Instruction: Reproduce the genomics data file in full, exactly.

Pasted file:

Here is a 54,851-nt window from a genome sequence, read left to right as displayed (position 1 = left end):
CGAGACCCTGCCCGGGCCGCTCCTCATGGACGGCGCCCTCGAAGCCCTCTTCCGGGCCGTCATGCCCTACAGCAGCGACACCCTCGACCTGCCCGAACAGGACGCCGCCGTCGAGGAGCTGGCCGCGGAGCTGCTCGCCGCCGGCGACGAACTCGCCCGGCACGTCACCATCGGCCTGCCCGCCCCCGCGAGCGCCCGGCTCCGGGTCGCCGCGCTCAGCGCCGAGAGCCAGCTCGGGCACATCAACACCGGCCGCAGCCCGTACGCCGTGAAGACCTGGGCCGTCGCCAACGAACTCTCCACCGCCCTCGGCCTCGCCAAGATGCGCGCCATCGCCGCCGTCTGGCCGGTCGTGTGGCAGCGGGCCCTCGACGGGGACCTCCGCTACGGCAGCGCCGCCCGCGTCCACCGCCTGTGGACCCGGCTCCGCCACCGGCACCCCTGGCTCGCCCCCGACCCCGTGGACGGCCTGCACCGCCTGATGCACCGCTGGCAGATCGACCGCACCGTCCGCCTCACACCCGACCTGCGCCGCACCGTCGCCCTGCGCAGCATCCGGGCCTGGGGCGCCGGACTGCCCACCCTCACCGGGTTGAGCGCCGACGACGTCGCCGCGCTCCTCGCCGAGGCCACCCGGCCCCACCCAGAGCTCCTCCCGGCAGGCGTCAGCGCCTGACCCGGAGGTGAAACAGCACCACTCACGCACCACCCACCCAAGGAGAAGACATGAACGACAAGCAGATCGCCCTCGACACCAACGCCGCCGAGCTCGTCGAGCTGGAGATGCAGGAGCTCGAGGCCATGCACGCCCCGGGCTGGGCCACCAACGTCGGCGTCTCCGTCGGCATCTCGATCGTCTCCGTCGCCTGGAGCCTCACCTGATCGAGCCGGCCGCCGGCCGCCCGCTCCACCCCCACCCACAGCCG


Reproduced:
Here is a 54,851-nt window from a genome sequence, read left to right as displayed (position 1 = left end):
CGAGACCCTGCCCGGGCCGCTCCTCATGGACGGCGCCCTCGAAGCCCTCTTCCGGGCCGTCATGCCCTACAGCAGCGACACCCTCGACCTGCCCGAACAGGACGCCGCCGTCGAGGAGCTGGCCGCGGAGCTGCTCGCCGCCGGCGACGAACTCGCCCGGCACGTCACCATCGGCCTGCCCGCCCCCGCGAGCGCCCGGCTCCGGGTCGCCGCGCTCAGCGCCGAGAGCCAGCTCGGGCACATCAACACCGGCCGCAGCCCGTACGCCGTGAAGACCTGGGCCGTCGCCAACGAACTCTCCACCGCCCTCGGCCTCGCCAAGATGCGCGCCATCGCCGCCGTCTGGCCGGTCGTGTGGCAGCGGGCCCTCGACGGGGACCTCCGCTACGGCAGCGCCGCCCGCGTCCACCGCCTGTGGACCCGGCTCCGCCACCGGCACCCCTGGCTCGCCCCCGACCCCGTGGACGGCCTGCACCGCCTGATGCACCGCTGGCAGATCGACCGCACCGTCCGCCTCACACCCGACCTGCGCCGCACCGTCGCCCTGCGCAGCATCCGGGCCTGGGGCGCCGGACTGCCCACCCTCACCGGGTTGAGCGCCGACGACGTCGCCGCGCTCCTCGCCGAGGCCACCCGGCCCCACCCAGAGCTCCTCCCGGCAGGCGTCAGCGCCTGACCCGGAGGTGAAACAGCACCACTCACGCACCACCCACCCAAGGAGAAGACATGAACGACAAGCAGATCGCCCTCGACACCAACGCCGCCGAGCTCGTCGAGCTGGAGATGCAGGAGCTCGAGGCCATGCACGCCCCGGGCTGGGCCACCAACGTCGGCGTCTCCGTCGGCATCTCGATCGTCTCCGTCGCCTGGAGCCTCACCTGATCGAGCCGGCCGCCGGCCGCCCGCTCCACCCCCACCCACAGCCG